16 Facts About Plymouth Brethren


Plymouth Brethren movement began in Dublin, Ireland, where several groups of Christians met informally to celebrate the Lord's Supper together, the first meeting being in 1825.

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Plymouth Brethren returned to Plymouth where Newton was in control, and he disagreed with some details in a book that Newton had published concerning the tribulation that was coming.

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Plymouth Brethren objected to Newton's place as an elder in the Plymouth meeting.

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Plymouth Brethren issued a circular on 26 August 1848, cutting off Bethesda and all assemblies who received anyone who went there.

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The Open Plymouth Brethren suffered one split which occurred at different times in different parts of the world.

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Nevertheless, both the Exclusive and the Open Plymouth Brethren continued to expand their congregations, with the opens expanding more rapidly than the exclusives.

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Plymouth Brethren generally feel an obligation to recognize and adhere to the disciplinary actions of other associated assemblies.

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Reasons for being put under discipline by both the Open and Exclusive Plymouth Brethren include disseminating gross Scriptural or doctrinal error or being involved in unscriptural behavior.

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Many Open Plymouth Brethren will hold gospel meetings, youth events, or other activities in partnership with non-Plymouth Brethren Evangelical Christian churches.

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The majority of Christians known as Exclusive Plymouth Brethren are not connected with the Taylor-Hales group, who are known for their extreme interpretation of separation from evil and their belief of what constitutes fellowship.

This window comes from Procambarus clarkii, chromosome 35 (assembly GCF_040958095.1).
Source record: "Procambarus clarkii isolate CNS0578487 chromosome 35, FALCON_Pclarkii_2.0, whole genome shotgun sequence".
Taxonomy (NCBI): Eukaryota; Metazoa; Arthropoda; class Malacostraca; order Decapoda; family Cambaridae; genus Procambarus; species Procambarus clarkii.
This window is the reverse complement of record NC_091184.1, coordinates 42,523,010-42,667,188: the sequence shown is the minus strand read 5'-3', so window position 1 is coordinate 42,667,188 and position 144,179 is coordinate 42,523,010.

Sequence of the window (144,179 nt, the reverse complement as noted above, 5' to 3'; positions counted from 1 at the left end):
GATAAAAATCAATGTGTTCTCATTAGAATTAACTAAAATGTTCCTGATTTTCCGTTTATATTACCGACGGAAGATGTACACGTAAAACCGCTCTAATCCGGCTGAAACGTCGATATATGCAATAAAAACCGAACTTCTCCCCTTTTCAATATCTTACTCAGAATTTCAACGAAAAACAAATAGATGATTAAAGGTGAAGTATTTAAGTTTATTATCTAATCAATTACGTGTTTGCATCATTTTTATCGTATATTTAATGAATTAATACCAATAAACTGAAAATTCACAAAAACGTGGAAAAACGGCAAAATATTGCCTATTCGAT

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Group called the Raven Brethren seceded from the Raven-Taylor-Hales group and are less strict and isolationist.

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Open Plymouth Brethren churches are all independent, self-governing, local congregations with no central headquarters, although there are a number of seminaries, missions agencies, and publications that are widely supported by Plymouth Brethren churches and which help to maintain a high degree of communication among them.

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The complexity of the Plymouth Brethren's history is evident in charts by McDowell and Ian McKay.

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Plymouth Brethren assemblies are led by the local church elders within any fellowship.

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Open and Exclusive Plymouth Brethren differ in how they interpret the concept of no clergy.

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Open Plymouth Brethren consider that this reveals a mistaken understanding of the priesthood of all believers which, in the Assemblies, has to do with the ability to directly offer worship to God and His Christ at the Lord's Supper, whether silently or audibly, without any human mediator being necessary—which is in accordance with 1 Timothy 2:5, where it is stated that Christ Jesus Himself is the sole Mediator between God and men .

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